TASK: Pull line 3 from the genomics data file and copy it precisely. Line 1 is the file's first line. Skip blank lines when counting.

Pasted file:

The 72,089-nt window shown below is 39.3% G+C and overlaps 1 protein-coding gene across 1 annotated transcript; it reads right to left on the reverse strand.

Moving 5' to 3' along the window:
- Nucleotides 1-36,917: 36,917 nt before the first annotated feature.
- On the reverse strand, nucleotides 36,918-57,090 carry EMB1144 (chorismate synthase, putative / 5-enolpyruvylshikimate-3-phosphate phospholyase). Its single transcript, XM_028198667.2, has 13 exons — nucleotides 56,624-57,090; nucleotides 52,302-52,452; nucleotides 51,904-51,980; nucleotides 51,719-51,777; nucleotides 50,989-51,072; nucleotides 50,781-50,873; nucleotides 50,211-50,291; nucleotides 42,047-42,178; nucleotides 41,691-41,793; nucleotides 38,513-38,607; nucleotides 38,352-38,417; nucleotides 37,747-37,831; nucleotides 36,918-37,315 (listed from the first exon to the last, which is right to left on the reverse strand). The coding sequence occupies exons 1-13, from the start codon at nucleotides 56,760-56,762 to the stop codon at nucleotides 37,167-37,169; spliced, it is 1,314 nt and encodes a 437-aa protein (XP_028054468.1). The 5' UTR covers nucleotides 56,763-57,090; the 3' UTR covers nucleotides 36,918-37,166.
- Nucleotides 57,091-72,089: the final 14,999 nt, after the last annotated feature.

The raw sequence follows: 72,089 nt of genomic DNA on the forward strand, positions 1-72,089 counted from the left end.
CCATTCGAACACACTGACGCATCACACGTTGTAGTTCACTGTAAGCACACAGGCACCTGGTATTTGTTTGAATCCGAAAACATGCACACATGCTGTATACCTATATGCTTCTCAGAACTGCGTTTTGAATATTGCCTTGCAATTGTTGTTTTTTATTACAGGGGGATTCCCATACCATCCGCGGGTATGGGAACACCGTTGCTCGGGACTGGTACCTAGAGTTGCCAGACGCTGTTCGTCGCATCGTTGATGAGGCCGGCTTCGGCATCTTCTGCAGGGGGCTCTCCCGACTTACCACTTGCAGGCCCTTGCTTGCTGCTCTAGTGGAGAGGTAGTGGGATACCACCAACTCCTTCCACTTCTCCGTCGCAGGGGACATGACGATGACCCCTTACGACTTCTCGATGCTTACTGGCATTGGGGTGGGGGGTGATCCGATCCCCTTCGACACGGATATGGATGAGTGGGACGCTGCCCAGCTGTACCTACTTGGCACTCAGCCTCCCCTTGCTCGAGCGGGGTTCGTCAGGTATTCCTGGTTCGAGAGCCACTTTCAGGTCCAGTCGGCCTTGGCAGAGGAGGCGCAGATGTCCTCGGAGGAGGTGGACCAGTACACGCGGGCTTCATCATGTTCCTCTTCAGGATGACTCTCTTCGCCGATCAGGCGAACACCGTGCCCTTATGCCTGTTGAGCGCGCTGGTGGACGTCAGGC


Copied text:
- Nucleotides 1-36,917: 36,917 nt before the first annotated feature.